Native American Universal Service Proposal Hits Some Hang Ups

By Ofero, Juan | Nation's Cities Weekly, May 8, 2000 | Go to article overview

Native American Universal Service Proposal Hits Some Hang Ups


Ofero, Juan, Nation's Cities Weekly


FCC Chairman William Kennard and FCC Commissioner Gloria Tristani joined President Clinton last week in Shiprock, N.M., to highlight the need for Native Americans to have access to advanced telecommunications and basic phone service as well. As part of his appearance, President Clinton endorsed a FCC plan to increase the federal Lifeline program to make phone service available to Native Americans for as little as $1 per month.

Lifeline is part of the universal-service program, which lowers the cost of basic telephone service for low-income people. The federally funded program uses state matching grants, but currently states do not provide matching funds for tribal lands. The program, which could cost as much as $90 million would probably increase the amount telecom carriers pay into the fund. Long-distance users could see a 0.4 percent rate increase to generate $17 million annually to subsidize phone service for American Indians. Currently about half of the Native American population lack telephones in a nation where 94 percent of all homes are wired. About 300,000 Indian households will receive basic phone service, which does not cover long-distance calls.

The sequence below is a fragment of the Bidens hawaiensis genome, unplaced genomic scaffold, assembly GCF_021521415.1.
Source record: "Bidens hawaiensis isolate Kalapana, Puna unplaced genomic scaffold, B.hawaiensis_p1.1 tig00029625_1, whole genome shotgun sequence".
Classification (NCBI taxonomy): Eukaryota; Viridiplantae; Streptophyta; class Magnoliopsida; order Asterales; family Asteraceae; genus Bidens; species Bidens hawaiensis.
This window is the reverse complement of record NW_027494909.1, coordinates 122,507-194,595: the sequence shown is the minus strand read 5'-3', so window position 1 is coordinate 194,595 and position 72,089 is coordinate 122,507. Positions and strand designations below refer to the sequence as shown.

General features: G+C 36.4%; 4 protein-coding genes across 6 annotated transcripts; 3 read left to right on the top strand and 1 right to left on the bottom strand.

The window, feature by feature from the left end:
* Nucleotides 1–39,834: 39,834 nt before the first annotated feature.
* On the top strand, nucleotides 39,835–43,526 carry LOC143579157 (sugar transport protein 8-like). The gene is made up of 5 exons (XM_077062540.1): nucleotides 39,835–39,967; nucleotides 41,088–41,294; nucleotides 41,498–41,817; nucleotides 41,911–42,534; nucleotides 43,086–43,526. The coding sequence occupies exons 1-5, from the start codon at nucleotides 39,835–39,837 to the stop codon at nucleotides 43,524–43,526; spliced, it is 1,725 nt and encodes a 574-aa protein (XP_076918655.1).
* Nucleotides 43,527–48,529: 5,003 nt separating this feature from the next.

"At a time when 96 percent of Americans have telephone service, only 45 to 55 percent of Indian families have phones. This number drops to one in four on the Navajo reservation. The ability to get advanced telecommunications services is even harder because phone lines on Indian reservations are antiquated," said President Clinton. …

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Native American Universal Service Proposal Hits Some Hang Ups
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